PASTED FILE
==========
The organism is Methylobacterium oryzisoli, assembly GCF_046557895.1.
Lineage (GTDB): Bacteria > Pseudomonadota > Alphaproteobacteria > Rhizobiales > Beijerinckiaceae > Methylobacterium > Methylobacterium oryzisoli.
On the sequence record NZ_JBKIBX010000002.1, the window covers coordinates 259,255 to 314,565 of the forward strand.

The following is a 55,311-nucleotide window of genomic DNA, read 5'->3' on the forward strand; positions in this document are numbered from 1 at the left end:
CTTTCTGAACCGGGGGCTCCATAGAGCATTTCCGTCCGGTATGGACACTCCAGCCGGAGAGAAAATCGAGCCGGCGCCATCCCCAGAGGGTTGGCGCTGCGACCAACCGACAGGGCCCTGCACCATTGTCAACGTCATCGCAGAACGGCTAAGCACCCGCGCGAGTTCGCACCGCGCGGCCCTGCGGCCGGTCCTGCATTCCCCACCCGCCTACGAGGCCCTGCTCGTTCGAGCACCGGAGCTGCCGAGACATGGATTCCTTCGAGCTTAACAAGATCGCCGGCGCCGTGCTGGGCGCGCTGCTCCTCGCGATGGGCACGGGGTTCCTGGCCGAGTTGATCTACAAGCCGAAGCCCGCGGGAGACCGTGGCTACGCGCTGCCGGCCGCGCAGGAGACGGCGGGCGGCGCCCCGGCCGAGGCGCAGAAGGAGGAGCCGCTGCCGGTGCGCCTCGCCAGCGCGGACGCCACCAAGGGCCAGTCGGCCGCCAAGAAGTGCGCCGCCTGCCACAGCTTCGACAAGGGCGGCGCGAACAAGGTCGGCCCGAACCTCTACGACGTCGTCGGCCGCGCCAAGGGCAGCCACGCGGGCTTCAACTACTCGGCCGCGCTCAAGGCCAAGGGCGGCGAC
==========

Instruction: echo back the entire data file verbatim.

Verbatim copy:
The organism is Methylobacterium oryzisoli, assembly GCF_046557895.1.
Lineage (GTDB): Bacteria > Pseudomonadota > Alphaproteobacteria > Rhizobiales > Beijerinckiaceae > Methylobacterium > Methylobacterium oryzisoli.
On the sequence record NZ_JBKIBX010000002.1, the window covers coordinates 259,255 to 314,565 of the forward strand.

The following is a 55,311-nucleotide window of genomic DNA, read 5'->3' on the forward strand; positions in this document are numbered from 1 at the left end:
CTTTCTGAACCGGGGGCTCCATAGAGCATTTCCGTCCGGTATGGACACTCCAGCCGGAGAGAAAATCGAGCCGGCGCCATCCCCAGAGGGTTGGCGCTGCGACCAACCGACAGGGCCCTGCACCATTGTCAACGTCATCGCAGAACGGCTAAGCACCCGCGCGAGTTCGCACCGCGCGGCCCTGCGGCCGGTCCTGCATTCCCCACCCGCCTACGAGGCCCTGCTCGTTCGAGCACCGGAGCTGCCGAGACATGGATTCCTTCGAGCTTAACAAGATCGCCGGCGCCGTGCTGGGCGCGCTGCTCCTCGCGATGGGCACGGGGTTCCTGGCCGAGTTGATCTACAAGCCGAAGCCCGCGGGAGACCGTGGCTACGCGCTGCCGGCCGCGCAGGAGACGGCGGGCGGCGCCCCGGCCGAGGCGCAGAAGGAGGAGCCGCTGCCGGTGCGCCTCGCCAGCGCGGACGCCACCAAGGGCCAGTCGGCCGCCAAGAAGTGCGCCGCCTGCCACAGCTTCGACAAGGGCGGCGCGAACAAGGTCGGCCCGAACCTCTACGACGTCGTCGGCCGCGCCAAGGGCAGCCACGCGGGCTTCAACTACTCGGCCGCGCTCAAGGCCAAGGGCGGCGAC